When I first started I was totally confused also.
In Charcuterie their recipe may use a wet cure, but I still dry cure my Canadian bacon. I don't use TQ as much as I use to, because most curing books call for pink salt (Cure #1, InstaCure #1, Prague Powder #1 etc), it's really cheap, and I can make up a large batch of basic cure and substitute that for TQ, when a come across a recipe calling to TQ.
If you look at the back of the package of TQ, it gives you instructions on how to make a brine cure (pickle). If you like TQ then you should get Morton's book:http://www.alliedkenco.com/catalog/product_info.php?cPath=83_42_184&products_id=140&osCsid=beb6fae610d4248910685f266b85f3db
Rather then trying to explain the difference at this time in the morning; this website has a pretty good write up. Go about half way down the page. It gives a short summary and explains the differences in the cures.http://home.pacbell.net/lpoli/page0001.htm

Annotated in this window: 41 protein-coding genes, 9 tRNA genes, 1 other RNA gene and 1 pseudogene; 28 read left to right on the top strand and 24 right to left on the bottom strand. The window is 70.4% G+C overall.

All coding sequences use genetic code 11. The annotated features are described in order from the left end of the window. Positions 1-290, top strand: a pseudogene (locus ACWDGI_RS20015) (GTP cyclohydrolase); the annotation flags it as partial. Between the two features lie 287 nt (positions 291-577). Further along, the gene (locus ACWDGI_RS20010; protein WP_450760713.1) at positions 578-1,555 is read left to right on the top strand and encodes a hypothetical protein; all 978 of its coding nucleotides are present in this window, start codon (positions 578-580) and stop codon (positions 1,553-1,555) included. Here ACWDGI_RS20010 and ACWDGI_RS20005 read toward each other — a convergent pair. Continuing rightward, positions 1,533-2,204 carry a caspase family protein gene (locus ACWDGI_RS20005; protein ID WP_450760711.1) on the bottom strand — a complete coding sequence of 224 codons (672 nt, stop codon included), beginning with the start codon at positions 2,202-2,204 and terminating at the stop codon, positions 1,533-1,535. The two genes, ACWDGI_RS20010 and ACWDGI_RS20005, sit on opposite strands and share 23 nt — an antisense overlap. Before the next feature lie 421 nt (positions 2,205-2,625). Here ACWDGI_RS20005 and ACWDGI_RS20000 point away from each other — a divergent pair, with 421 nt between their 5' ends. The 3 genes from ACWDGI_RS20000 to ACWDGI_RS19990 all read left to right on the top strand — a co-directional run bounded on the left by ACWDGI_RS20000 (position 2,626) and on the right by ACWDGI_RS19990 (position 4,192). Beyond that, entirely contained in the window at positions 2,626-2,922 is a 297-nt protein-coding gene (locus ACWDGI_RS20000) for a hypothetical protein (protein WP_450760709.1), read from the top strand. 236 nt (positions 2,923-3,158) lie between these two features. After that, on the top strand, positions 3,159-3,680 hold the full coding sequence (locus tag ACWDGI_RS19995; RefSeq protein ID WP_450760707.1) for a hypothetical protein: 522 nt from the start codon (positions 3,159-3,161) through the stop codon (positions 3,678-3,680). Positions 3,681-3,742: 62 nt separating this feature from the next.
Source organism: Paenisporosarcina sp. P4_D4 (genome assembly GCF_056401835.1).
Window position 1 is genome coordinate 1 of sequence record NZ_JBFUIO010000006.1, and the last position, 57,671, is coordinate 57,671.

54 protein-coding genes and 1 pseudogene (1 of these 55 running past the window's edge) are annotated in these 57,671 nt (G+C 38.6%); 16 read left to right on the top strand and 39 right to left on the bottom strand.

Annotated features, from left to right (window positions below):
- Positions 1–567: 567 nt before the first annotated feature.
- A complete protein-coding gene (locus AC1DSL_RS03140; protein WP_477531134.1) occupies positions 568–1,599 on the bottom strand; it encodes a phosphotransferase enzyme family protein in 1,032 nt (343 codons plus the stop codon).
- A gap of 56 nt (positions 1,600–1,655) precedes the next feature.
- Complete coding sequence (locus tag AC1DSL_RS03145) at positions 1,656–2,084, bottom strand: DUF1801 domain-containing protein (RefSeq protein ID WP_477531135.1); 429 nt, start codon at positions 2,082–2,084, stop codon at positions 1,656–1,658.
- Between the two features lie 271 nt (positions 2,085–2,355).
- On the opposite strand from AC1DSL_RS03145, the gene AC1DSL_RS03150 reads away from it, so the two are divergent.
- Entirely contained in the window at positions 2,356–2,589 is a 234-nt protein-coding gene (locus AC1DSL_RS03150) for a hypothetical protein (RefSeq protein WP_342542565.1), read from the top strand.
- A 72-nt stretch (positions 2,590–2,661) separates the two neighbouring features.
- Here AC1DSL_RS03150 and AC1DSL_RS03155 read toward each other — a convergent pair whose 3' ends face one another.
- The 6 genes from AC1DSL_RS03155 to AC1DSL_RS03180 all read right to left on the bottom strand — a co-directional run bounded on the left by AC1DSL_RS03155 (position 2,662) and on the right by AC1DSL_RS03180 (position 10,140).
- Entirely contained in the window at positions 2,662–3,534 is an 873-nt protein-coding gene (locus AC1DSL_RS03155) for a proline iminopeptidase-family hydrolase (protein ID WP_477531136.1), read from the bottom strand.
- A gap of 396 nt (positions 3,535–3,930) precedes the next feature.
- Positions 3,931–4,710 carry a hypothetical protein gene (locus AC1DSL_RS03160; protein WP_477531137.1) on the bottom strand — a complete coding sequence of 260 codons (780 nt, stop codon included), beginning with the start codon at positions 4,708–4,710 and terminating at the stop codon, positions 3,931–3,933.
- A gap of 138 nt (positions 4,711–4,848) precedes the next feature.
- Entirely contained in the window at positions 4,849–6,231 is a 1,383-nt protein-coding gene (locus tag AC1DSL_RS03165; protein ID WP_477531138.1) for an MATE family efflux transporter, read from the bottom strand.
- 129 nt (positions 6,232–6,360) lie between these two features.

Always use the recommend amounts that are written in the instructions that accompany the cure. If you see a recipe for 5 pounds of sausage that calls for a certain amount of pink salt plus a certain amount of salt, you can substitute TQ using 1 tablespoon per pound, but do NOT
add any of the salt the recipe calls for. This is because the major curing agent in TQ is salt. Compared to TQ; pink salt has very little salt, so that is why when using pink salt in recipes you will always see the addition of salt as one of the curing agents.